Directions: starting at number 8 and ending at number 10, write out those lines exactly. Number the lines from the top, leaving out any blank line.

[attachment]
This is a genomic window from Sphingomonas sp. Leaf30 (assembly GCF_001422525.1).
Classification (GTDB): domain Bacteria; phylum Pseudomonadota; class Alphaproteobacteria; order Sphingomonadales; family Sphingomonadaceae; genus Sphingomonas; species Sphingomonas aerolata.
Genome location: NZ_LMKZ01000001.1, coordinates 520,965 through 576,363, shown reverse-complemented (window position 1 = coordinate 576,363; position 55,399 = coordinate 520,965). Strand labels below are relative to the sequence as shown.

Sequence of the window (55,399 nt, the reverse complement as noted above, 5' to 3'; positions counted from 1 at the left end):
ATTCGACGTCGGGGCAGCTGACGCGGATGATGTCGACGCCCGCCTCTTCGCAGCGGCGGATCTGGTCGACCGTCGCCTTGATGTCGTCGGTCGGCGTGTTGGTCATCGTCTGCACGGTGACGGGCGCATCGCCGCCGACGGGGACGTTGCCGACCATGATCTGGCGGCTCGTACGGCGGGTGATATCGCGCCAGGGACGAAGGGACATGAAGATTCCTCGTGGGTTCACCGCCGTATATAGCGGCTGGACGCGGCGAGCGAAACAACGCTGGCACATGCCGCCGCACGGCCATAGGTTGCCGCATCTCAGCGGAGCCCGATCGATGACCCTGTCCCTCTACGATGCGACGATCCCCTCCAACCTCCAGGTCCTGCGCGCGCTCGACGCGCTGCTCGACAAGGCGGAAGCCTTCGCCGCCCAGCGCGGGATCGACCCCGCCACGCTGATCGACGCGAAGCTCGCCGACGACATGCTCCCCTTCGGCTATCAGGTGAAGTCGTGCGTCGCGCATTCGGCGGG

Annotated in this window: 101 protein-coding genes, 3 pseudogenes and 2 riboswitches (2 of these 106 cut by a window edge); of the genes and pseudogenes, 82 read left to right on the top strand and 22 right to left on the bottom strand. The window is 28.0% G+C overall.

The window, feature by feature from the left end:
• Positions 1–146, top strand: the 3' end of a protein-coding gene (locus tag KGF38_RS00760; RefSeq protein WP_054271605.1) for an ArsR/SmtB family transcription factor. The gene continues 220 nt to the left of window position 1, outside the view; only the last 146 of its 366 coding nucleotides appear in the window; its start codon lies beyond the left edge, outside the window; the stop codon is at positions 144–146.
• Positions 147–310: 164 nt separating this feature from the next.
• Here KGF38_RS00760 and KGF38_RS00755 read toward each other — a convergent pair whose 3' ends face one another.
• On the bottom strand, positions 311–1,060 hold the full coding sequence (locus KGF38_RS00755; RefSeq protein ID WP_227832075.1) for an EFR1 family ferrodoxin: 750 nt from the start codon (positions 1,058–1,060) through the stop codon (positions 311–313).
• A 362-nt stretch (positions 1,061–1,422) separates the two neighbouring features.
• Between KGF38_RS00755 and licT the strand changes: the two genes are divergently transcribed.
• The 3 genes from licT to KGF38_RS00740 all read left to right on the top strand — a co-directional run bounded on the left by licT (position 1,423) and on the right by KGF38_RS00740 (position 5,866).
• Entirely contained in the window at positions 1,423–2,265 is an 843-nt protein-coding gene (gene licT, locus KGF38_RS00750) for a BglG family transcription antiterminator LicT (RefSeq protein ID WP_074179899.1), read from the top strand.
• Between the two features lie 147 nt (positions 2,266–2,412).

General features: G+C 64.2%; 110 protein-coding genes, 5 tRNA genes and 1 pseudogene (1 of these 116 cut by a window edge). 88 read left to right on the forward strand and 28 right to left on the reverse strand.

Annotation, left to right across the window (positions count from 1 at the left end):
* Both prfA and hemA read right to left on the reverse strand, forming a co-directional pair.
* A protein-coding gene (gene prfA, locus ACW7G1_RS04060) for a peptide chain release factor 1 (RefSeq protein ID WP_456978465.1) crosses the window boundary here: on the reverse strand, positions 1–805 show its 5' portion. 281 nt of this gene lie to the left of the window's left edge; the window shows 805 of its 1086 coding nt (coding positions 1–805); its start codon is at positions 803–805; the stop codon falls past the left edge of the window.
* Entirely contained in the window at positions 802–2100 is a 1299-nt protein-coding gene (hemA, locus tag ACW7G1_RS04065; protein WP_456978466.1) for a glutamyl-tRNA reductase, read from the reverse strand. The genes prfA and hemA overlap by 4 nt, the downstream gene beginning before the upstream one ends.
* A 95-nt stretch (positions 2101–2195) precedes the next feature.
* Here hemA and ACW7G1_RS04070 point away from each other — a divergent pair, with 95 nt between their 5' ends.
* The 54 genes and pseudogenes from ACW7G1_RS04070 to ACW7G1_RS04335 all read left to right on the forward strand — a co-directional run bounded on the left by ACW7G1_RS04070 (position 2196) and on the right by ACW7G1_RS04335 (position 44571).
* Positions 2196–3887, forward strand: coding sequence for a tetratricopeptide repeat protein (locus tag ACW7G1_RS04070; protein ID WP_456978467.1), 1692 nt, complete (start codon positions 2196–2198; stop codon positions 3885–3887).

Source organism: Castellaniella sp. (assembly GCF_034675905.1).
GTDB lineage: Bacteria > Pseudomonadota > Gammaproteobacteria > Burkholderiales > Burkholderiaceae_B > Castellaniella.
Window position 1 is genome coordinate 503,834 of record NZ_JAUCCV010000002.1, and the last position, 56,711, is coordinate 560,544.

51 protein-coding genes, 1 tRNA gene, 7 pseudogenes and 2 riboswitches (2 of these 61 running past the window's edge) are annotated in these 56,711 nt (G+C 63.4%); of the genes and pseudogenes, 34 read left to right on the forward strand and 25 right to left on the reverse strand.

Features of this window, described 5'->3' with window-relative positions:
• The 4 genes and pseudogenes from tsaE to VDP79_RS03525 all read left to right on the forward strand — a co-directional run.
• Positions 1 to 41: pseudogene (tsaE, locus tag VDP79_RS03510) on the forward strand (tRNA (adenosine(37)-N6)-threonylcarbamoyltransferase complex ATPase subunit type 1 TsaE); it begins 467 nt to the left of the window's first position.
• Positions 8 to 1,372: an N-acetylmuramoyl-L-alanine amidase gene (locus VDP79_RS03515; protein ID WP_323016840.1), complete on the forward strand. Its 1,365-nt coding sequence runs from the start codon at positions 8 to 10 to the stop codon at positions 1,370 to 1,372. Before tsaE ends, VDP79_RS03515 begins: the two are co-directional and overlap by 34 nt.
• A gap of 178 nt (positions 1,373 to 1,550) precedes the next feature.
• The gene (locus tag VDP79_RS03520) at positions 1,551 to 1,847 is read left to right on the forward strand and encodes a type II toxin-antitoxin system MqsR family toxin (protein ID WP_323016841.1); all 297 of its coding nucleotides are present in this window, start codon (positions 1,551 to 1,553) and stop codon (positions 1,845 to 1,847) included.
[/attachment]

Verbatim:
• Positions 1–146, top strand: the 3' end of a protein-coding gene (locus tag KGF38_RS00760; RefSeq protein WP_054271605.1) for an ArsR/SmtB family transcription factor. The gene continues 220 nt to the left of window position 1, outside the view; only the last 146 of its 366 coding nucleotides appear in the window; its start codon lies beyond the left edge, outside the window; the stop codon is at positions 144–146.
• Positions 147–310: 164 nt separating this feature from the next.
• Here KGF38_RS00760 and KGF38_RS00755 read toward each other — a convergent pair whose 3' ends face one another.